Ah yes. TRADITION. A weighty matter. (if that wasn’t clear from my gratuitous use of the ol caps lock).

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  3. Astaldaran says:

    Just a thought, but wouldn’t rounded edges be preferred? In real life trenches don’t end up being perfectly straight (well not normally).

    just google trenches.

    Though I suppose maybe it doesn’t look good in the game, I’d have to see it to know.

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  4. Poklamez says:

    “…that makes Gaslamp Games into the swirling beehive of … bees… that it is today.”

    Does that mean that all the communication at Gaslamp is done through dancing? That would actually explain quite a lot.

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  5. einacio says:

    well, I for one, think the engulfing forest would be a great and FUN trap

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  6. musteline says:

    dont stop making the email come with bugs.
    i love them

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  7. Sigma says:

    I have no idea what I just read but it makes me happy.

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  8. Edward says:

    You have misspelled the glorious name of Quag’garoth! A terrible death awaits you!
    (Well, I’m guessing a terrible death awaited you anyway, but it’s going to be even more gloriously terrible now!)

    On topic: Every post I read makes me even more hyped of the game than before. So, you’d better release in the really early 2014 for two reasons:
    1) I don’t know if I can stand the wait
    2) If my hype goes much higher, I’m not sure you can meet my expectations for the game.
    Anyways, best of luck in your effort of squaring trenches 🙂

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  9. Bropocalypse says:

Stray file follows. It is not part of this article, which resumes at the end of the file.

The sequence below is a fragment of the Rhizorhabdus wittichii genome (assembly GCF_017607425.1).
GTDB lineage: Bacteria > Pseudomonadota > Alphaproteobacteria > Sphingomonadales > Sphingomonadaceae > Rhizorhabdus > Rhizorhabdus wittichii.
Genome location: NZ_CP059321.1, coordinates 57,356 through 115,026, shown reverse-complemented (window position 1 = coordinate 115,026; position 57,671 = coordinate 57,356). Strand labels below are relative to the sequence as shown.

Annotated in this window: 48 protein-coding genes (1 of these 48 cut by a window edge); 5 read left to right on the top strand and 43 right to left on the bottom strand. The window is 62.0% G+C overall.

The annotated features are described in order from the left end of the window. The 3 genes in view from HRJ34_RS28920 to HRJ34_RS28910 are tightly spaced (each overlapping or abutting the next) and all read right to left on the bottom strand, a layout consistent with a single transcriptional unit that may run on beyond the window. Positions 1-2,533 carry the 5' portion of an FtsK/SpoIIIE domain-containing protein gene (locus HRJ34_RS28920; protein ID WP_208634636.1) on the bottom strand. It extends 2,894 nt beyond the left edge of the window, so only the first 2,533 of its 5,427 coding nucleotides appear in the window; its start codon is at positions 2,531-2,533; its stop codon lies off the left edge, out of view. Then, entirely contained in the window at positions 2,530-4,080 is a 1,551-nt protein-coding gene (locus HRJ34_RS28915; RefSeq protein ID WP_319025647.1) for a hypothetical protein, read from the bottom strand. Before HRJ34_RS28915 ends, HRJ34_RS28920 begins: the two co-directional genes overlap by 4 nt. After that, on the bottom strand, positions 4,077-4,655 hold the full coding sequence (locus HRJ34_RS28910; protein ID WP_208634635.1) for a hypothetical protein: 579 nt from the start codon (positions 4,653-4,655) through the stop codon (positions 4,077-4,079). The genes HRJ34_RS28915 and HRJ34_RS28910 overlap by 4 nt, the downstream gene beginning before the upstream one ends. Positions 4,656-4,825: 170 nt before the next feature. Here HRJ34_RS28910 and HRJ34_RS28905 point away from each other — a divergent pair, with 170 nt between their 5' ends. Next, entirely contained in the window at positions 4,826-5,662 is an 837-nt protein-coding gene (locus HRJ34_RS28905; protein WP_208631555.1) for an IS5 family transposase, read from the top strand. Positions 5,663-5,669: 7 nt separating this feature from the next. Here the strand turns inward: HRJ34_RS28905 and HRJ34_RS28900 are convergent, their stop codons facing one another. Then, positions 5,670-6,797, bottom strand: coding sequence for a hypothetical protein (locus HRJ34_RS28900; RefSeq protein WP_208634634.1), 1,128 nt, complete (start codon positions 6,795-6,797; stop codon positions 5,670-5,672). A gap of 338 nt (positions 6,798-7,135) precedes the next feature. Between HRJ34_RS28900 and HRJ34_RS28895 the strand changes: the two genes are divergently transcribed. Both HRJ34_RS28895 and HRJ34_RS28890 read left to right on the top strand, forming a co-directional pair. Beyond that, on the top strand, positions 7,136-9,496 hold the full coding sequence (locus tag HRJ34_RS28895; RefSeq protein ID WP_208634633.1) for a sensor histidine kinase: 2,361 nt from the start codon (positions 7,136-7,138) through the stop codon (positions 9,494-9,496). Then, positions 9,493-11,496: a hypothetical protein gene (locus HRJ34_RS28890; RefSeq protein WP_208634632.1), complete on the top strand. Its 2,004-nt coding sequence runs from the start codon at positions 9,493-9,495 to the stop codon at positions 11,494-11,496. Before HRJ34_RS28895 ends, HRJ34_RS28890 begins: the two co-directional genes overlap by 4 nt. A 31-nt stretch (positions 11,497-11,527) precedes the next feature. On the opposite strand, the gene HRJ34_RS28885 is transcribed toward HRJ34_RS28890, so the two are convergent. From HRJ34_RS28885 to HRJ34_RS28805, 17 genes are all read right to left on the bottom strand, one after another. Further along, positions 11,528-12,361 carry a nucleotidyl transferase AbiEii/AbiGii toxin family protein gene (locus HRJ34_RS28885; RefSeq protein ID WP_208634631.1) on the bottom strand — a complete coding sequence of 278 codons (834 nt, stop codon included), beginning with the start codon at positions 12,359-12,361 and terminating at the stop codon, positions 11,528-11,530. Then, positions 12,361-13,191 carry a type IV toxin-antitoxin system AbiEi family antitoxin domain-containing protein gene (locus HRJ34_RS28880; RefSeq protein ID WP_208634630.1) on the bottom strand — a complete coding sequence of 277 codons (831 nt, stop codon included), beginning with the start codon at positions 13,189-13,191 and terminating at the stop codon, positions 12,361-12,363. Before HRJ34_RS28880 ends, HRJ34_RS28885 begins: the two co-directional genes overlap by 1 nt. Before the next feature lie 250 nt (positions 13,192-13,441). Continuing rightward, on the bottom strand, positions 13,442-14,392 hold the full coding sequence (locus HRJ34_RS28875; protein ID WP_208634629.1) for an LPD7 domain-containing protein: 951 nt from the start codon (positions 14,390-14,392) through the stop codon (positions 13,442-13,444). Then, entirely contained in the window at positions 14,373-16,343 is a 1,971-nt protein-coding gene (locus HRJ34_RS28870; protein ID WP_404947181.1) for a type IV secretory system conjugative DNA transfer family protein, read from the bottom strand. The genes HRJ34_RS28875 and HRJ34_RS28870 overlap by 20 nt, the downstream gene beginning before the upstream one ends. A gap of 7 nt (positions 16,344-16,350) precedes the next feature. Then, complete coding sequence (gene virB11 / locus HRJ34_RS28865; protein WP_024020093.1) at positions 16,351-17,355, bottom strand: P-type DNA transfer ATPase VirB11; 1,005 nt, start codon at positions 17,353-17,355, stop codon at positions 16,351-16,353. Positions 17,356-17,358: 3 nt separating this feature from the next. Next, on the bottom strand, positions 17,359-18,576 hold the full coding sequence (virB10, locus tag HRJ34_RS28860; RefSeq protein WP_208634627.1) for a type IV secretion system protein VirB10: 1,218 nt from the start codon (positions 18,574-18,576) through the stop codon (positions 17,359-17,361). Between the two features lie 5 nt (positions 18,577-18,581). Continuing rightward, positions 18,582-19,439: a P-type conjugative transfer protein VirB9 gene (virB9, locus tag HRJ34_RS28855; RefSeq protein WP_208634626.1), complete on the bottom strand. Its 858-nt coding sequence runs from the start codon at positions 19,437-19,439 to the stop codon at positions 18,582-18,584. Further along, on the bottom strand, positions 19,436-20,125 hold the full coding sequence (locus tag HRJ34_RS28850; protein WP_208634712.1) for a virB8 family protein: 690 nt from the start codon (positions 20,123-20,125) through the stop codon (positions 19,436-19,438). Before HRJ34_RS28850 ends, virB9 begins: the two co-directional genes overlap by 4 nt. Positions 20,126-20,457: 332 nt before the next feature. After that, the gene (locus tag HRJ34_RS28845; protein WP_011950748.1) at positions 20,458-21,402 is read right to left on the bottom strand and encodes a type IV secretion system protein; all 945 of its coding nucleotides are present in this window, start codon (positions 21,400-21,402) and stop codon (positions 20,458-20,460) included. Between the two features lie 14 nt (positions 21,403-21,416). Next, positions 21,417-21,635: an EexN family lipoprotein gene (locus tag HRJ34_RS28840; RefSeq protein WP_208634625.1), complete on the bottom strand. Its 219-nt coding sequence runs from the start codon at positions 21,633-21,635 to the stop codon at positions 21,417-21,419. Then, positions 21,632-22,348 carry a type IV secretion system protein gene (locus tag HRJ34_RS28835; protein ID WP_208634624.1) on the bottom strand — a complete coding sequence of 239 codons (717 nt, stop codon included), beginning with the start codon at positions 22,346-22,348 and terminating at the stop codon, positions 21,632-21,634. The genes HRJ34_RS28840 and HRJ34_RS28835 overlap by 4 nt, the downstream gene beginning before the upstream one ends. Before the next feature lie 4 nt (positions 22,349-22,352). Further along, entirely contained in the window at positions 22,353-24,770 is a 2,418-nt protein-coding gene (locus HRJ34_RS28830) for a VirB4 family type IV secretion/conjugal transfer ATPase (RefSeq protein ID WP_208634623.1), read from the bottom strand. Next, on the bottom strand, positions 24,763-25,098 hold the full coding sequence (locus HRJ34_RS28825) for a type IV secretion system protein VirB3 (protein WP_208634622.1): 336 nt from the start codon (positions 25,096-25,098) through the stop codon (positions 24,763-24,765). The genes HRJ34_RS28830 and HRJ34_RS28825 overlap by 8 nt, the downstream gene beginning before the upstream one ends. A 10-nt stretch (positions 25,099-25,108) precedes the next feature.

Qeynos Mexican Subs and Grill.

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  10. petelectro says:

    Speaking purely from a design-standpoint, wouldn’t it make more sense to have slightly sloped / bulky trenches to fit the anatomy of your fellow colonists? Not saying they are sloped and / or bulky on their own, but sharp and straight trenches would look a bit out of place with characters in them, crouching and applying leeches to one another.

    Plus: I think the Digging of the Idol out of the Ground Scene looks kinda neat (the transition is kinda fun though). Anyway, keep up the most entertaining dev blog I’ve ever read.

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  11. kikito says:

    I think I would be completely fine with rounded trenches.

    If you really, really want to have sharp borders, can’t you just consider trenches a type of building? One that goes ‘down’ instead of ‘up’. Make the hole of the trench ‘building’ smaller than the curved hole of the ‘terrain’, so that the straight ‘walls’ of the building mask the rounded the terrain slopes. And voila – straight borders in a trench. You might have to require a minimum extension of 2 or 3 tiles. I don’t know if that could be an issue.

    Eagerly awaiting combat 3!

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  12. Robert Tseng says:

    question (re: cover): Will enterprising and somewhat less valiant soldiers and/or commanders be able to use more valiant, possibly unaware and/or unwilling soldiers as cover?

    will there be a chance that bullets striking a soldier pass through them as well (particularly if they are not behind cover)?

    Is there a chance of striking through multiple ‘layers’ of cover? E.g.: 2 trees or 3 soldiers or a mushroom a tentacle and a hedgehog walk into a bar, and the bartender gets shot despite being behind the bar and a customer besides.